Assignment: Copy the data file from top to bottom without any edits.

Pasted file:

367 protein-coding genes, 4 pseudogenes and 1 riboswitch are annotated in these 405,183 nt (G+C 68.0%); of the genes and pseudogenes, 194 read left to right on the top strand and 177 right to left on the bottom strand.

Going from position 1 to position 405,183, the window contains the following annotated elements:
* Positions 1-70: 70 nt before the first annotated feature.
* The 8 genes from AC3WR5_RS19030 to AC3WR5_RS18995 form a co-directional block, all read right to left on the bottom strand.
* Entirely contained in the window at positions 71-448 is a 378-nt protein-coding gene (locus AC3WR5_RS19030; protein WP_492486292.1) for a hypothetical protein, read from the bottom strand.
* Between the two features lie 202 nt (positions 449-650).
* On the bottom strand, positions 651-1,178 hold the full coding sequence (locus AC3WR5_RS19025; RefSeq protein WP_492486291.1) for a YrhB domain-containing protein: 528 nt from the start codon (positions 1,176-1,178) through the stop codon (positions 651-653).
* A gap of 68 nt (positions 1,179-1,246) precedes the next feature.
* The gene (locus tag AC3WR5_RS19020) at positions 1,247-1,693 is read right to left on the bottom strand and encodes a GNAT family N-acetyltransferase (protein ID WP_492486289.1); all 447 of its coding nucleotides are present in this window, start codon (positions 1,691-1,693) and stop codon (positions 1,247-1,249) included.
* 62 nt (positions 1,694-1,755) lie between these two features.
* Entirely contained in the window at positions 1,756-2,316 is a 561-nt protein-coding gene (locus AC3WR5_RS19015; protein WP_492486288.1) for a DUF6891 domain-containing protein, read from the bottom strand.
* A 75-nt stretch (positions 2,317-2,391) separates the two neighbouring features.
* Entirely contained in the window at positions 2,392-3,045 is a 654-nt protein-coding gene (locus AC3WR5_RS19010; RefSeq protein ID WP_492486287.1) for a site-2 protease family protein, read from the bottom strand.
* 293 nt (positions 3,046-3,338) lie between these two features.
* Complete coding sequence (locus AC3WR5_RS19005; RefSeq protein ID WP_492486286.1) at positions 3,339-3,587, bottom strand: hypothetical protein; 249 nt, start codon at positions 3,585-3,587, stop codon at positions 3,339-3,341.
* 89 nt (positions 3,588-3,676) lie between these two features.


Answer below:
367 protein-coding genes, 4 pseudogenes and 1 riboswitch are annotated in these 405,183 nt (G+C 68.0%); of the genes and pseudogenes, 194 read left to right on the top strand and 177 right to left on the bottom strand.

Going from position 1 to position 405,183, the window contains the following annotated elements:
* Positions 1-70: 70 nt before the first annotated feature.
* The 8 genes from AC3WR5_RS19030 to AC3WR5_RS18995 form a co-directional block, all read right to left on the bottom strand.
* Entirely contained in the window at positions 71-448 is a 378-nt protein-coding gene (locus AC3WR5_RS19030; protein WP_492486292.1) for a hypothetical protein, read from the bottom strand.
* Between the two features lie 202 nt (positions 449-650).
* On the bottom strand, positions 651-1,178 hold the full coding sequence (locus AC3WR5_RS19025; RefSeq protein WP_492486291.1) for a YrhB domain-containing protein: 528 nt from the start codon (positions 1,176-1,178) through the stop codon (positions 651-653).
* A gap of 68 nt (positions 1,179-1,246) precedes the next feature.
* The gene (locus tag AC3WR5_RS19020) at positions 1,247-1,693 is read right to left on the bottom strand and encodes a GNAT family N-acetyltransferase (protein ID WP_492486289.1); all 447 of its coding nucleotides are present in this window, start codon (positions 1,691-1,693) and stop codon (positions 1,247-1,249) included.
* 62 nt (positions 1,694-1,755) lie between these two features.
* Entirely contained in the window at positions 1,756-2,316 is a 561-nt protein-coding gene (locus AC3WR5_RS19015; protein WP_492486288.1) for a DUF6891 domain-containing protein, read from the bottom strand.
* A 75-nt stretch (positions 2,317-2,391) separates the two neighbouring features.
* Entirely contained in the window at positions 2,392-3,045 is a 654-nt protein-coding gene (locus AC3WR5_RS19010; RefSeq protein ID WP_492486287.1) for a site-2 protease family protein, read from the bottom strand.
* 293 nt (positions 3,046-3,338) lie between these two features.
* Complete coding sequence (locus AC3WR5_RS19005; RefSeq protein ID WP_492486286.1) at positions 3,339-3,587, bottom strand: hypothetical protein; 249 nt, start codon at positions 3,585-3,587, stop codon at positions 3,339-3,341.
* 89 nt (positions 3,588-3,676) lie between these two features.